*School code 003677
Grants are a type of financial aid that does not have to be repaid.
Federal Pell Grants usually are awarded only to undergraduate students who have not earned a bachelor's or a professional degree. Any grant awards will depend on financial need, cost of attendance, full-time or part-time status, and plant to attend school for a full academic year or less. For more information please visit the U.S. Department of Education Federal Pell Grants web page.
To receive an FSEOG, you must fill out the Free Application for Federal Student Aid (FASFA). The FSEOG program is administered directly by the financial aid office at each participating school and is therefore called "campus-based" aid. The amount of aid that is awarded depends on financial need, time of application, amount of other aid received, and availability of funds at the school. These funds are available on a "first come, first served" basis. For more information visit the U.S. Department of Education FSEOG web page.
A TEACH grant can help you pay for college of you plan to become a teacher in a high-need field in a low-income area. This grant requires you to take certain kinds of classes and then do a certain kind of job to keep the grant from turning into a loan. The TEACH grant provides assistance to students who are completing or plan to complete course work needed to begin a career in teaching. For more information visit the U.S. Department of Education TEACH Grants web page.
Loans are student aid funds that you must repay with interest.
Perkins Loans are low-interest federal student loans for students with exceptional financial need. The school is the lender so you will make your payments to the school. Funds depend on financial need and the availability of funds at the college. The amount you can borrow depends on financial need, the amount of other aid received and the availability of funds at the college. For more information visit the U.S. Department of Education Perkins Loans web page.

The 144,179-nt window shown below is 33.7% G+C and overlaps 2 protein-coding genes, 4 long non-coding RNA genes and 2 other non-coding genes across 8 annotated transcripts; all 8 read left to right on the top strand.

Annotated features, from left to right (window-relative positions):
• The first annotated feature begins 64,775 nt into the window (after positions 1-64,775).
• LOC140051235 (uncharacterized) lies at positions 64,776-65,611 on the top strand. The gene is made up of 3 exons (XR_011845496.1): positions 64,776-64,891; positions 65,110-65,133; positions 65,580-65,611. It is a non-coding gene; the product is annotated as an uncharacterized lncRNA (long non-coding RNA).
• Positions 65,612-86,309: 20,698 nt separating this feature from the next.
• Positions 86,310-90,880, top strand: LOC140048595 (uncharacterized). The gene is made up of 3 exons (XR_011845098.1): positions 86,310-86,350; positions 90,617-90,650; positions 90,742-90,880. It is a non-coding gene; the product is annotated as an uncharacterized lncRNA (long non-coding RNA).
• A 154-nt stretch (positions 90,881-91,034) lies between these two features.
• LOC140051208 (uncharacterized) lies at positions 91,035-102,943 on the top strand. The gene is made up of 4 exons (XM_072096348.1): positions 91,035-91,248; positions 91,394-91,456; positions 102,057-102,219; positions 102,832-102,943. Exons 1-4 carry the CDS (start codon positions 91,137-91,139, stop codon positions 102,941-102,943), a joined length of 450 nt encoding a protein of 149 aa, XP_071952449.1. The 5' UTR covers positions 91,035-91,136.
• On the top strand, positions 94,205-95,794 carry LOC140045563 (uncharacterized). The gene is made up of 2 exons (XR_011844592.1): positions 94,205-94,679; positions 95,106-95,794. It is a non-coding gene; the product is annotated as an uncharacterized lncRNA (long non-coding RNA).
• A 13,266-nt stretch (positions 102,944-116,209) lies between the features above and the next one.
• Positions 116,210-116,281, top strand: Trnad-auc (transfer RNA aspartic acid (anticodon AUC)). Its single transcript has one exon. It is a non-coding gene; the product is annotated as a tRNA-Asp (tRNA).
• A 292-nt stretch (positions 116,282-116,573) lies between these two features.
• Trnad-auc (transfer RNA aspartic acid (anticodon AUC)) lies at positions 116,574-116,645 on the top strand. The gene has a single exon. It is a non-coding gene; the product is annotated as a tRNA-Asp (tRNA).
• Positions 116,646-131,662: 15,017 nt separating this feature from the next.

Loans are made available for eligible students to help cover the cost of higher education.
Direct Subsidized Loans have slightly better terms to help out student with financial need. The school determines the amount you can borrow, and the amount may not exceed your financial need. For a subsidized loan, the U.S. Department of Education pays the interest while you are in school at least half-time, for the first six month after you leave school, and during a period of deferment.
Direct Unsubsidized Loans are available to students without a requirement to demonstrate financial need. The school determines the amount you can borrow by considering the cost of attendance and other financial aid you receive. For an unsubsidized loan you are responsible for paying the interest during all periods. If you choose not to pay the interest while you are in school and during grade periods and deferment or forbearance periods, your interest will accrue and be capitalized. For more information visit the U.S. Department of Education Subsidized and Unsubsidized Loan web page.
PLUS loans are federal loans parents of dependent undergraduate students can use to help pay education expenses. The U.S. Department of Education is the lender. The borrower must not have an adverse credit history. Loans have a fixed interest rate. The maximum loan amount is the student's cost of attendance minus any other financial aid received. For more information visit the U.S. Department of Education PLUS Loans web page.
A Direct Consolidation Loan allows you to consolidate multiple federal student loans into one loan. The result is a single monthly payment instead of multiple payments. Consolidating your loans can simplify your payments, but is also can result in loss of some benefits. For more information visit the U.S. Department of Education Loan Consolidation web page.